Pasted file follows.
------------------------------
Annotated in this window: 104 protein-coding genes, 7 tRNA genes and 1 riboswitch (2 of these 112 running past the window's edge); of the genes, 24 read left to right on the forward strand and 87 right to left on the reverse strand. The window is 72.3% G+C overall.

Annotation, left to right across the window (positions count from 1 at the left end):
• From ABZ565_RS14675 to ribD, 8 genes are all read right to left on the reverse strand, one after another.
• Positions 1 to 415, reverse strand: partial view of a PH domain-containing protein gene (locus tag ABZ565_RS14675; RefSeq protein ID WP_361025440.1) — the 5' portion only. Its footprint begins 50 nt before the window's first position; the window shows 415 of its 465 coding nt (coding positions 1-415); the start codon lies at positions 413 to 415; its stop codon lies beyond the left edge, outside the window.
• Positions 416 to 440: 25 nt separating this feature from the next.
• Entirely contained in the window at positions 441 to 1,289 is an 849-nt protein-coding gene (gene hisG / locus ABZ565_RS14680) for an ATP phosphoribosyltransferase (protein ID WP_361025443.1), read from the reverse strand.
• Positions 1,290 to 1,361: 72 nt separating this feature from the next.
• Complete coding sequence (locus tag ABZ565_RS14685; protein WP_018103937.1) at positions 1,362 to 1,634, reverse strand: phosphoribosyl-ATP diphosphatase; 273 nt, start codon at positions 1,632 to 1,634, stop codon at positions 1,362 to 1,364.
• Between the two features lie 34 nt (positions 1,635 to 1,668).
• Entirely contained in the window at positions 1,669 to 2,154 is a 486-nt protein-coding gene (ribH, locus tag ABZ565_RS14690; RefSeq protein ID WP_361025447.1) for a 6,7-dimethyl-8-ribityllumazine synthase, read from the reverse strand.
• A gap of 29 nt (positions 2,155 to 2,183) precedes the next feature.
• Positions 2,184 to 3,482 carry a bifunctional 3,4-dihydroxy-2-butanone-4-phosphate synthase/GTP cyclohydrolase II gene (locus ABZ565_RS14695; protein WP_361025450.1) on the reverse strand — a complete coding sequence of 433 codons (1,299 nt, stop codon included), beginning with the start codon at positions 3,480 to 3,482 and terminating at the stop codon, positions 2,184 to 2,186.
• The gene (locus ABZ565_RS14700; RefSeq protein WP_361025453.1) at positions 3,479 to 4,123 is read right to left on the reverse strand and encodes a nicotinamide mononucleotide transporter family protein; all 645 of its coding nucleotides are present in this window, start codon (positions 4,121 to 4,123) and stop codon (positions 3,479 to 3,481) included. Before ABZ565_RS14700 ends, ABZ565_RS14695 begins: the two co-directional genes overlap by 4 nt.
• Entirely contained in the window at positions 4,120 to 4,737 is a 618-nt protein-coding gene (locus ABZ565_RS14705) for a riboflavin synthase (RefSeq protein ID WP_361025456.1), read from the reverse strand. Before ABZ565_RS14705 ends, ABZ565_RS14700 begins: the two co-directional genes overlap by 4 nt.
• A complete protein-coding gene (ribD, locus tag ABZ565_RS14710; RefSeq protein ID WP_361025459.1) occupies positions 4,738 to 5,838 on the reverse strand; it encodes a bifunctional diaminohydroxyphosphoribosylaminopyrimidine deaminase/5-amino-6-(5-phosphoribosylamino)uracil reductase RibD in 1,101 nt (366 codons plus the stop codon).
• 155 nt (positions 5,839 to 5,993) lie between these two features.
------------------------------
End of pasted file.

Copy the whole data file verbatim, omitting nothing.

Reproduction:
Annotated in this window: 104 protein-coding genes, 7 tRNA genes and 1 riboswitch (2 of these 112 running past the window's edge); of the genes, 24 read left to right on the forward strand and 87 right to left on the reverse strand. The window is 72.3% G+C overall.

Annotation, left to right across the window (positions count from 1 at the left end):
• From ABZ565_RS14675 to ribD, 8 genes are all read right to left on the reverse strand, one after another.
• Positions 1 to 415, reverse strand: partial view of a PH domain-containing protein gene (locus tag ABZ565_RS14675; RefSeq protein ID WP_361025440.1) — the 5' portion only. Its footprint begins 50 nt before the window's first position; the window shows 415 of its 465 coding nt (coding positions 1-415); the start codon lies at positions 413 to 415; its stop codon lies beyond the left edge, outside the window.
• Positions 416 to 440: 25 nt separating this feature from the next.
• Entirely contained in the window at positions 441 to 1,289 is an 849-nt protein-coding gene (gene hisG / locus ABZ565_RS14680) for an ATP phosphoribosyltransferase (protein ID WP_361025443.1), read from the reverse strand.
• Positions 1,290 to 1,361: 72 nt separating this feature from the next.
• Complete coding sequence (locus tag ABZ565_RS14685; protein WP_018103937.1) at positions 1,362 to 1,634, reverse strand: phosphoribosyl-ATP diphosphatase; 273 nt, start codon at positions 1,632 to 1,634, stop codon at positions 1,362 to 1,364.
• Between the two features lie 34 nt (positions 1,635 to 1,668).
• Entirely contained in the window at positions 1,669 to 2,154 is a 486-nt protein-coding gene (ribH, locus tag ABZ565_RS14690; RefSeq protein ID WP_361025447.1) for a 6,7-dimethyl-8-ribityllumazine synthase, read from the reverse strand.
• A gap of 29 nt (positions 2,155 to 2,183) precedes the next feature.
• Positions 2,184 to 3,482 carry a bifunctional 3,4-dihydroxy-2-butanone-4-phosphate synthase/GTP cyclohydrolase II gene (locus ABZ565_RS14695; protein WP_361025450.1) on the reverse strand — a complete coding sequence of 433 codons (1,299 nt, stop codon included), beginning with the start codon at positions 3,480 to 3,482 and terminating at the stop codon, positions 2,184 to 2,186.
• The gene (locus ABZ565_RS14700; RefSeq protein WP_361025453.1) at positions 3,479 to 4,123 is read right to left on the reverse strand and encodes a nicotinamide mononucleotide transporter family protein; all 645 of its coding nucleotides are present in this window, start codon (positions 4,121 to 4,123) and stop codon (positions 3,479 to 3,481) included. Before ABZ565_RS14700 ends, ABZ565_RS14695 begins: the two co-directional genes overlap by 4 nt.
• Entirely contained in the window at positions 4,120 to 4,737 is a 618-nt protein-coding gene (locus ABZ565_RS14705) for a riboflavin synthase (RefSeq protein ID WP_361025456.1), read from the reverse strand. Before ABZ565_RS14705 ends, ABZ565_RS14700 begins: the two co-directional genes overlap by 4 nt.
• A complete protein-coding gene (ribD, locus tag ABZ565_RS14710; RefSeq protein ID WP_361025459.1) occupies positions 4,738 to 5,838 on the reverse strand; it encodes a bifunctional diaminohydroxyphosphoribosylaminopyrimidine deaminase/5-amino-6-(5-phosphoribosylamino)uracil reductase RibD in 1,101 nt (366 codons plus the stop codon).
• 155 nt (positions 5,839 to 5,993) lie between these two features.